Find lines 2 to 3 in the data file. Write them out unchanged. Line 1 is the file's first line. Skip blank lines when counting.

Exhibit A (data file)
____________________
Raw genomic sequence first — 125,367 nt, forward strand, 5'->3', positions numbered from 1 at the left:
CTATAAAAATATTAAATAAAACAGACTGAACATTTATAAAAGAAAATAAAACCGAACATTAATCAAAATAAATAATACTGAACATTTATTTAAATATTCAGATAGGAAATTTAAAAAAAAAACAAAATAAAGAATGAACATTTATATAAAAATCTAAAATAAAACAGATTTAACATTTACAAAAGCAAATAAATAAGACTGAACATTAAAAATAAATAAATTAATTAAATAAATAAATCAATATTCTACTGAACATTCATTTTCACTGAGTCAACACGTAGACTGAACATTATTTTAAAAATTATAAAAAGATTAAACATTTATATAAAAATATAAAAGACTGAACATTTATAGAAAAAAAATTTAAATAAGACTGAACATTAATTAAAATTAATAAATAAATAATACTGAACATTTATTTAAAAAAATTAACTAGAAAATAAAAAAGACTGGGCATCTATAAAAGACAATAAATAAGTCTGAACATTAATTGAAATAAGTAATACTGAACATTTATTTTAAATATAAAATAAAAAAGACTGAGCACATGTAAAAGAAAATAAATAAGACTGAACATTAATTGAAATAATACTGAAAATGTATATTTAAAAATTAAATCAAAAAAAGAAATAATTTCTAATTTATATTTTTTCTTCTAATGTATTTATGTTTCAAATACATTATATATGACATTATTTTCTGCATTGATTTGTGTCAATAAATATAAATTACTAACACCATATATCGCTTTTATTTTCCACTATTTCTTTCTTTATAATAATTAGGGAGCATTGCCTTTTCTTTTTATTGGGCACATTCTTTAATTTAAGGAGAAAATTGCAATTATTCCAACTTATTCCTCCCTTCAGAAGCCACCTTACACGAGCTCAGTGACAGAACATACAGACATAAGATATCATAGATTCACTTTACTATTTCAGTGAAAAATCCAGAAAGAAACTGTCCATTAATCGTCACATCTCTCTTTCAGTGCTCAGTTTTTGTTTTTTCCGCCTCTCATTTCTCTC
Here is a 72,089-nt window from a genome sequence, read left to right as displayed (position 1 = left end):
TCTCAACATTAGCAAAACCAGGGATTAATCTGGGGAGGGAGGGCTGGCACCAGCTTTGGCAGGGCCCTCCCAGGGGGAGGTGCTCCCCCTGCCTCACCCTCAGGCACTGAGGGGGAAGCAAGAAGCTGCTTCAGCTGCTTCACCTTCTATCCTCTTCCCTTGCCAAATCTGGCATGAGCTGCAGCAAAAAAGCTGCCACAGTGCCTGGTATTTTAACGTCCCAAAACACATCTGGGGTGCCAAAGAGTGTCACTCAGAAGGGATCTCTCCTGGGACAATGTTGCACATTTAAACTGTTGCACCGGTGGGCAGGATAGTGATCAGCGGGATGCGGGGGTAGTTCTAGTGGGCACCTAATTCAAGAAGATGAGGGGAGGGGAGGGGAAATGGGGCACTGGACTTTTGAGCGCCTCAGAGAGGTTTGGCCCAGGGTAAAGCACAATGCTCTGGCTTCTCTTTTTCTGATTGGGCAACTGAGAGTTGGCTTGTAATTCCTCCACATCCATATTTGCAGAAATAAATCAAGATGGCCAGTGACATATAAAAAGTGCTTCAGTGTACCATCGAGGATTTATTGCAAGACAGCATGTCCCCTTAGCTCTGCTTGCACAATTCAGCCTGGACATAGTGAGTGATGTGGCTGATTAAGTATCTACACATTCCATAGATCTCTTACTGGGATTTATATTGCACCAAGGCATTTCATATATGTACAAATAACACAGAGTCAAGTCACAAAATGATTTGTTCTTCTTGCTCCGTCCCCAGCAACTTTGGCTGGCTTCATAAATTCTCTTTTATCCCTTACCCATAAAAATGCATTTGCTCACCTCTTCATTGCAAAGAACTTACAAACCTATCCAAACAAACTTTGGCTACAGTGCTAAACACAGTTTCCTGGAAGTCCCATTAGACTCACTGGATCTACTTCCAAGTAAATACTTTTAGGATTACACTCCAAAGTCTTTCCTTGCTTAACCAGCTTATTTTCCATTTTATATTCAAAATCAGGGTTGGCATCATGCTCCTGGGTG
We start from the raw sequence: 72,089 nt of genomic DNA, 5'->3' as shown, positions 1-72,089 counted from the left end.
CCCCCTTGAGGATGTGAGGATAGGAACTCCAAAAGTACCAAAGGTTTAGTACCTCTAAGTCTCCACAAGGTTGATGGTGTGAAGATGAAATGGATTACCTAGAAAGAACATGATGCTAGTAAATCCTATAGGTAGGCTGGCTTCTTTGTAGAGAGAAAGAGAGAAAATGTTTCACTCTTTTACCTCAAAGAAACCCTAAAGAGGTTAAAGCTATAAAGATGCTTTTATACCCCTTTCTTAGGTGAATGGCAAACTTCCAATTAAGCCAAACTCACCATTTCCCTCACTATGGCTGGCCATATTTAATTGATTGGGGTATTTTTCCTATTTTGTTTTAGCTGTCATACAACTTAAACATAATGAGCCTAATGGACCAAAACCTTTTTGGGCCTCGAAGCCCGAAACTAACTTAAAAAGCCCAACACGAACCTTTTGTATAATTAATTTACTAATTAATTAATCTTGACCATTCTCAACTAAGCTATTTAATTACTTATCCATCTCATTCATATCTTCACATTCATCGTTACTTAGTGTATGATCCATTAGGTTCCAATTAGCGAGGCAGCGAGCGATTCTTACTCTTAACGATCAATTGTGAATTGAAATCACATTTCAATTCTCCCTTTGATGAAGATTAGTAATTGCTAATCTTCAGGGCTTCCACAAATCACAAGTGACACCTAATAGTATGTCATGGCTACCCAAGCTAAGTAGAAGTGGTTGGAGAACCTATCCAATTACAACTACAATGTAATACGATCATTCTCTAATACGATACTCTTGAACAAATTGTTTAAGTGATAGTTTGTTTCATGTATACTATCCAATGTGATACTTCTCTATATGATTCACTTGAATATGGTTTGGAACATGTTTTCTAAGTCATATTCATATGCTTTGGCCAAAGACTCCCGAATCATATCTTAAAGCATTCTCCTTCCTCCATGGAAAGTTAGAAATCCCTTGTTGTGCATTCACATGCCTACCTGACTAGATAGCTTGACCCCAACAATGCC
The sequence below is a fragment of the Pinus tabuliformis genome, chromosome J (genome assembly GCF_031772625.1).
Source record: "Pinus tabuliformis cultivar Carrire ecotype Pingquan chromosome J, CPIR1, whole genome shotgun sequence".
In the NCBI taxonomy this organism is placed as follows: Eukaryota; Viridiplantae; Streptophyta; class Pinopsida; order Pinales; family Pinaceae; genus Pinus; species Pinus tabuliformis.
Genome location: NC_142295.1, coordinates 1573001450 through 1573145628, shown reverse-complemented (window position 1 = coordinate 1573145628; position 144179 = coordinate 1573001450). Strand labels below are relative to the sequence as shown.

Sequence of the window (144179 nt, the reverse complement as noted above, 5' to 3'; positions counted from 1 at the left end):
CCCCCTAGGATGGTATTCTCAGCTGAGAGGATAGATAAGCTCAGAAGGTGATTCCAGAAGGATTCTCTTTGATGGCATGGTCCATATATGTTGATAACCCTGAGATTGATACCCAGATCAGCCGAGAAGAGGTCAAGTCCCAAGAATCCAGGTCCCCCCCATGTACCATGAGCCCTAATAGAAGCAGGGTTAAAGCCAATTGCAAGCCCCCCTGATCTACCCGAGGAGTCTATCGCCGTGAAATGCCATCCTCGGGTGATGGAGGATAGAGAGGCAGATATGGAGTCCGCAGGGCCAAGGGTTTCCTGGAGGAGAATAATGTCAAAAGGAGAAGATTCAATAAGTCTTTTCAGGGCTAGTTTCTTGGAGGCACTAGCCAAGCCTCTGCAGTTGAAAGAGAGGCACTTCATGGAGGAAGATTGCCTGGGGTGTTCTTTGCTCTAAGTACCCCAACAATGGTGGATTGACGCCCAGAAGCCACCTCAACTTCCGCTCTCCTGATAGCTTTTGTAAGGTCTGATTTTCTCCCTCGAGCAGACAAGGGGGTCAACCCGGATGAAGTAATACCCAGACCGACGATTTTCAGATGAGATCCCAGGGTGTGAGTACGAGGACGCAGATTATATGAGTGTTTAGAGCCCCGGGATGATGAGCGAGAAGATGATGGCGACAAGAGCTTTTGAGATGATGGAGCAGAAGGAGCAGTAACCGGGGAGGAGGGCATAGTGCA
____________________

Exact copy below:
CTATAAAAATATTAAATAAAACAGACTGAACATTTATAAAAGAAAATAAAACCGAACATTAATCAAAATAAATAATACTGAACATTTATTTAAATATTCAGATAGGAAATTTAAAAAAAAAACAAAATAAAGAATGAACATTTATATAAAAATCTAAAATAAAACAGATTTAACATTTACAAAAGCAAATAAATAAGACTGAACATTAAAAATAAATAAATTAATTAAATAAATAAATCAATATTCTACTGAACATTCATTTTCACTGAGTCAACACGTAGACTGAACATTATTTTAAAAATTATAAAAAGATTAAACATTTATATAAAAATATAAAAGACTGAACATTTATAGAAAAAAAATTTAAATAAGACTGAACATTAATTAAAATTAATAAATAAATAATACTGAACATTTATTTAAAAAAATTAACTAGAAAATAAAAAAGACTGGGCATCTATAAAAGACAATAAATAAGTCTGAACATTAATTGAAATAAGTAATACTGAACATTTATTTTAAATATAAAATAAAAAAGACTGAGCACATGTAAAAGAAAATAAATAAGACTGAACATTAATTGAAATAATACTGAAAATGTATATTTAAAAATTAAATCAAAAAAAGAAATAATTTCTAATTTATATTTTTTCTTCTAATGTATTTATGTTTCAAATACATTATATATGACATTATTTTCTGCATTGATTTGTGTCAATAAATATAAATTACTAACACCATATATCGCTTTTATTTTCCACTATTTCTTTCTTTATAATAATTAGGGAGCATTGCCTTTTCTTTTTATTGGGCACATTCTTTAATTTAAGGAGAAAATTGCAATTATTCCAACTTATTCCTCCCTTCAGAAGCCACCTTACACGAGCTCAGTGACAGAACATACAGACATAAGATATCATAGATTCACTTTACTATTTCAGTGAAAAATCCAGAAAGAAACTGTCCATTAATCGTCACATCTCTCTTTCAGTGCTCAGTTTTTGTTTTTTCCGCCTCTCATTTCTCTC
Here is a 72,089-nt window from a genome sequence, read left to right as displayed (position 1 = left end):